In 2019, Ireland received 49 000 new immigrants on a long-term or permanent basis (including changes of status and free mobility), 7.8% more than in 2018. This figure comprises 64% immigrants benefitting from free mobility, 26.1% labour migrants, 7.9% family members (including accompanying family) and 1.9% humanitarian migrants. Around 35 000 permits were issued to tertiary-level international students and 1 300 to temporary and seasonal labour migrants (excluding intra-EU migration). In addition, 17 000 intra-EU postings were recorded in 2019, an increase of 120% compared to 2018. These posted workers are generally on short-term contracts.

In 2020, the number of first asylum applicants decreased by -67.6%, to reach around 1 500. The majority of applicants came from Nigeria (200), Somalia (200) and Pakistan (85). The largest increase since 2019 concerned nationals of Somalia (30) and the largest decrease nationals of Albania (-900). Of the 1 300 decisions taken in 2020, 74.1% were positive.

Emigration of Irish to OECD countries decreased by -31% in 2019, to 17 000. Approximately 14% of this group migrated to Australia, 13% to Spain and 12% to the Netherlands.

The Department of Justice was restructured in 2019, as part of which policy and legislation on immigration matters were amalgamated with other similar functions within a new Civil Justice & Equality pillar, along with Immigration Service Delivery, including: visas; border management; determination of immigration permissions for non-EEA nationals in the State; registration of residence permissions; EU Treaty Rights; and citizenship applications and repatriation.

During 2020 to 2021 changes were introduced for occupations in the health sector including eligibility for permits for health care assistant and other roles and widening access to the Critical Skills employment permit to registered nurses, midwives and radiographers who are diploma qualified. Also in 2020, minimum remuneration levels for the Critical Skill employment permit were increased and the duration of the labour market test was extended to four weeks. From March 2019, spouses/partners of Critical Skills employment permit holders and researchers with a hosting agreement will have full access to the labour market without the need to obtain an Employment Permit.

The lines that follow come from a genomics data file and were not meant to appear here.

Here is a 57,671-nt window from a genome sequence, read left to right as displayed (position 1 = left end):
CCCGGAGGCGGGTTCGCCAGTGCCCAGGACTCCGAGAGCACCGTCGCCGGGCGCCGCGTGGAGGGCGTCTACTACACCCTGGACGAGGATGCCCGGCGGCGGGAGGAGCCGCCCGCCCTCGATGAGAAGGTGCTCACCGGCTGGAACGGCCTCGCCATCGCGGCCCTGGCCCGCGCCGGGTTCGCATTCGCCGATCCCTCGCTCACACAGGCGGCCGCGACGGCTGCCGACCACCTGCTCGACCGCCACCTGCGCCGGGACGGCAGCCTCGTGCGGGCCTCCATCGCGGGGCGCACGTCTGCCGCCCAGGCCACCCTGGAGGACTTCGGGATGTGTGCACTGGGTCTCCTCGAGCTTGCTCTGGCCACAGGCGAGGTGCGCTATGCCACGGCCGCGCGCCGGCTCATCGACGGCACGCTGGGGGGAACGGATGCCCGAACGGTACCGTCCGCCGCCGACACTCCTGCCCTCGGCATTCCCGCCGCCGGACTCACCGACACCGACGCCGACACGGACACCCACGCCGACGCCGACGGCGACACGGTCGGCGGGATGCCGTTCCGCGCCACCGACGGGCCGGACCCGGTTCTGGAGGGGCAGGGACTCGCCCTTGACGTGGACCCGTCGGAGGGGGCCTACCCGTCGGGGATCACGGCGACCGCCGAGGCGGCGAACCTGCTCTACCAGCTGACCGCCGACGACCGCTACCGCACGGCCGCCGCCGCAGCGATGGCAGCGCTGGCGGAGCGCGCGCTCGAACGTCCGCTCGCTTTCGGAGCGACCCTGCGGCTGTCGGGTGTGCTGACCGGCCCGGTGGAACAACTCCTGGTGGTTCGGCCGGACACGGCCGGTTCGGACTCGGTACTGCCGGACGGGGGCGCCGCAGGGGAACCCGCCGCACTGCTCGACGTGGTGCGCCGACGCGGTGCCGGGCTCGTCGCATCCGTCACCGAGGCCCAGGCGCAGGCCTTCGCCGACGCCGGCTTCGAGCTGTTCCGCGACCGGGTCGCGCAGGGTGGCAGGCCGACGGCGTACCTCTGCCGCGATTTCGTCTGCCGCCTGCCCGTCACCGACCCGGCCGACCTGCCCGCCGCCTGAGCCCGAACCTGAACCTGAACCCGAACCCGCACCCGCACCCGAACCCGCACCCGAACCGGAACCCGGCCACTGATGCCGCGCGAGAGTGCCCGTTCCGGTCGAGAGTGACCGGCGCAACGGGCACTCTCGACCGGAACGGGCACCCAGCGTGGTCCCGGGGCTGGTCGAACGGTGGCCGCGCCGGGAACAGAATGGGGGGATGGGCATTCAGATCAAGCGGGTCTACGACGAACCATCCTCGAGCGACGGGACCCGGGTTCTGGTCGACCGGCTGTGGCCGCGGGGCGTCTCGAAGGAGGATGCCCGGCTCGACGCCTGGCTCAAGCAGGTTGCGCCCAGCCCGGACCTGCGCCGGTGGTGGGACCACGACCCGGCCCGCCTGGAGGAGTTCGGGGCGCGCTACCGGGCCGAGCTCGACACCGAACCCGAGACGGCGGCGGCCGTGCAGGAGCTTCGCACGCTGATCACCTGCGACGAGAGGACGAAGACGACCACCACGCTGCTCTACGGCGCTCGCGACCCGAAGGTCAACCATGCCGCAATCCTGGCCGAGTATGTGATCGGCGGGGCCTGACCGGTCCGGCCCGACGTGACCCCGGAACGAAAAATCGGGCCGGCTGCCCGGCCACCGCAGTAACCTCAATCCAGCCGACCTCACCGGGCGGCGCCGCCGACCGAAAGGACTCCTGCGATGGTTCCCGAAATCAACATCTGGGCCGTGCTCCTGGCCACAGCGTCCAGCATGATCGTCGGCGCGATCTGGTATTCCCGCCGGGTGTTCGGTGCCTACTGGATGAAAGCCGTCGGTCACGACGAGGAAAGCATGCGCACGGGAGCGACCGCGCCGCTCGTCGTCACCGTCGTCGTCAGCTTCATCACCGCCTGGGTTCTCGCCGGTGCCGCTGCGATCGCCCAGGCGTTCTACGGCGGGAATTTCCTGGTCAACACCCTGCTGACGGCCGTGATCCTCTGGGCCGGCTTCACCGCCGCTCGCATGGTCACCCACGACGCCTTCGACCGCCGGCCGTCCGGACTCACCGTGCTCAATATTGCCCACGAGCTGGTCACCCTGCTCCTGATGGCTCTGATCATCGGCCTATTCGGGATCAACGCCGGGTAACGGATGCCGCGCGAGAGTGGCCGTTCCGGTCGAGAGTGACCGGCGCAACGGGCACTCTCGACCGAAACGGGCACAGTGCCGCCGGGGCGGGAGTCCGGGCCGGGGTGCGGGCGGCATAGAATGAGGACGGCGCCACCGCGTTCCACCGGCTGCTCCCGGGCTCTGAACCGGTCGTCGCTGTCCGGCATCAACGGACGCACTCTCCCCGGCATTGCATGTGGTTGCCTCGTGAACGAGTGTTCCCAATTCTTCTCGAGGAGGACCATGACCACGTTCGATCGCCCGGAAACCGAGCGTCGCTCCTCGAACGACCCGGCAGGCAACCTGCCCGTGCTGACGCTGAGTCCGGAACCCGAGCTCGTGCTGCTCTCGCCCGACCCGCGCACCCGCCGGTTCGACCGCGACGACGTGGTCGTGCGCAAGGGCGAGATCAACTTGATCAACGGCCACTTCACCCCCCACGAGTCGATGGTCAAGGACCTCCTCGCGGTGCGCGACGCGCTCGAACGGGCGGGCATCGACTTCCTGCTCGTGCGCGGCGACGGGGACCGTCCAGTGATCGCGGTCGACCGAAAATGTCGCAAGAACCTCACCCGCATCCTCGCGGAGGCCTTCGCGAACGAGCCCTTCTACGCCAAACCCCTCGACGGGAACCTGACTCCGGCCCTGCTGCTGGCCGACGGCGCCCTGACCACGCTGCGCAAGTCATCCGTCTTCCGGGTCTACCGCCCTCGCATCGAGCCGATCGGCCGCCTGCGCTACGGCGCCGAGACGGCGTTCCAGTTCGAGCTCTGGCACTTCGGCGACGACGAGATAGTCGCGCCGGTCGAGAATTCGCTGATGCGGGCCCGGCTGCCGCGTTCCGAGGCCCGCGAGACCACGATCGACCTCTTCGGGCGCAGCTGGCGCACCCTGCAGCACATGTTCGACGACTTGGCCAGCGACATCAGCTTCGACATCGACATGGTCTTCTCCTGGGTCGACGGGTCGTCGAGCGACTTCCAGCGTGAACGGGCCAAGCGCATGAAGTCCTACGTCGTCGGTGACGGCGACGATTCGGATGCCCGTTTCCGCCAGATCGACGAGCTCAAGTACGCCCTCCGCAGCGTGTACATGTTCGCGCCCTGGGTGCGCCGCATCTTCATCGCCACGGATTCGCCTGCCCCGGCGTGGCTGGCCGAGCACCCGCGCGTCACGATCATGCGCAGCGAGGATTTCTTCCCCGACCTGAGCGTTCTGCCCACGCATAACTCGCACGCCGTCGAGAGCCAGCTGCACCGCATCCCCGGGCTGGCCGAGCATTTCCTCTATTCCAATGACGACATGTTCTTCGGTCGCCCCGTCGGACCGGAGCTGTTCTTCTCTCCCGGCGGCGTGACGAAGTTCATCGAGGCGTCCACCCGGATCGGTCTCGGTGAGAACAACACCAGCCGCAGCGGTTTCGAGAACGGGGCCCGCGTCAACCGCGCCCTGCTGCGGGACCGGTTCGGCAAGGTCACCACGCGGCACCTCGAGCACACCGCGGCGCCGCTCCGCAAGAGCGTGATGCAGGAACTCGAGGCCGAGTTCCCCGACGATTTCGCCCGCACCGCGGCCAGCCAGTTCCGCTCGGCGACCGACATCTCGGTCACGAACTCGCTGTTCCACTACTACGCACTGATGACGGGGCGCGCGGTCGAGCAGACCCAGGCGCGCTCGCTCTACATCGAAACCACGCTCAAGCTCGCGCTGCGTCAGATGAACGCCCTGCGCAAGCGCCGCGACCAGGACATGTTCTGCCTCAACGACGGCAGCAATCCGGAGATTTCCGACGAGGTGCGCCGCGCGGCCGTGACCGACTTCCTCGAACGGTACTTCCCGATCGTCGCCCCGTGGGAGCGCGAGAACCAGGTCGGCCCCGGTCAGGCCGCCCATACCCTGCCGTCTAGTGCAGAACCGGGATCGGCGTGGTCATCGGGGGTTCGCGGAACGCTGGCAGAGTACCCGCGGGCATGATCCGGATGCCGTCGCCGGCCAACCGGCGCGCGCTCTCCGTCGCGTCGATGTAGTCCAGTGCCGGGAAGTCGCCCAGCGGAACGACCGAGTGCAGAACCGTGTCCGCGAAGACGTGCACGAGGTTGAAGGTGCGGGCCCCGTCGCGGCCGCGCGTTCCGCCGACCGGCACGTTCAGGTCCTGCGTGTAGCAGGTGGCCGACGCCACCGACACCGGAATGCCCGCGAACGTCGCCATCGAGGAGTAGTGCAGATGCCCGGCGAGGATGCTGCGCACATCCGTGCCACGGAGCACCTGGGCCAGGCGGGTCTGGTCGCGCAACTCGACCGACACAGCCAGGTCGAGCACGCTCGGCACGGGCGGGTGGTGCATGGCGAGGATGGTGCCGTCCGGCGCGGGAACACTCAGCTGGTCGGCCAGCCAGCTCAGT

A public consultation on the Employment Permits (Consolidation and Amendment) Bill was launched in December 2019. The bill includes proposals for a seasonal employment permit that would provide for a non-EEA national to work in the Irish State temporarily while retaining a legal domicile in a third country, for the purposes of employment in a sector of seasonal activity. The bill also provides for the introduction of a special circumstances employment permit to cover occasional needs in the labour market that would not meet all the criteria for a standard General Employment Permit.

The Report of the Advisory Group on the Provision of Support including Accommodation to Persons in the International Protection Process was published in September 2020. The Advisory Group was established in 2019 to advise on the development of a long-term approach to support for persons in the international protection process. It recommended: a holistic approach to the international protection process; shorter processing times for international protection applications; ending the congregated and segregated accommodation of applicants for protection and providing own-door accommodation; and early transition to a new system to be implemented by 2023.

The immigration preclearance scheme was extended to non-EEA national de facto partners of Irish citizens in 2019. This allows partners of Irish citizens to apply for permission to reside prior to arrival in the state, can register with immigration authorities and have immediate access to the labour market.

Administrative data on the recipients of the Pandemic Unemployment Payment from May to November 2020 show that around 28% of PUP claimants were non‐Irish nationals: This is significantly higher than the proportion of non‐Irish nationals in the labour force in Q1 2020 before the pandemic hit (17.5%). East European nationals were also more likely to receive payments under the Temporary Wage Subsidy Scheme (TWSS) relative to their share of employment, though not other non‐Irish groups.

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